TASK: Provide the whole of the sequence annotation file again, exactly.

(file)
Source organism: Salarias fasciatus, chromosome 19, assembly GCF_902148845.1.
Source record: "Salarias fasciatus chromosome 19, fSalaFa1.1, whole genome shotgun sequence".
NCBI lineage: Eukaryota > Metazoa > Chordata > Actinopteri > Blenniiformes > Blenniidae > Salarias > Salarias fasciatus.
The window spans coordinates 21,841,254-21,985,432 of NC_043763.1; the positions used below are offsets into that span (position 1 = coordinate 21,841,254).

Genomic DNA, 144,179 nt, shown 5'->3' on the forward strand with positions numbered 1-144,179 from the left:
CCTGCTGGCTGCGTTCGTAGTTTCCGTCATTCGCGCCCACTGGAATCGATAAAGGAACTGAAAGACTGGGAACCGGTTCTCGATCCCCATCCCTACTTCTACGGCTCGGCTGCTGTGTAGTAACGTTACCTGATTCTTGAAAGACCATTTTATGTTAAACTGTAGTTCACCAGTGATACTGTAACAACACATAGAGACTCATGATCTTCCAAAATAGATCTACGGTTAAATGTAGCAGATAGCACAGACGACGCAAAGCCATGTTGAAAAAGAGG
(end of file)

Source organism: Salarias fasciatus, chromosome 19, assembly GCF_902148845.1.
Source record: "Salarias fasciatus chromosome 19, fSalaFa1.1, whole genome shotgun sequence".
NCBI lineage: Eukaryota > Metazoa > Chordata > Actinopteri > Blenniiformes > Blenniidae > Salarias > Salarias fasciatus.
The window spans coordinates 21,841,254-21,985,432 of NC_043763.1; the positions used below are offsets into that span (position 1 = coordinate 21,841,254).

Genomic DNA, 144,179 nt, shown 5'->3' on the forward strand with positions numbered 1-144,179 from the left:
CCTGCTGGCTGCGTTCGTAGTTTCCGTCATTCGCGCCCACTGGAATCGATAAAGGAACTGAAAGACTGGGAACCGGTTCTCGATCCCCATCCCTACTTCTACGGCTCGGCTGCTGTGTAGTAACGTTACCTGATTCTTGAAAGACCATTTTATGTTAAACTGTAGTTCACCAGTGATACTGTAACAACACATAGAGACTCATGATCTTCCAAAATAGATCTACGGTTAAATGTAGCAGATAGCACAGACGACGCAAAGCCATGTTGAAAAAGAGG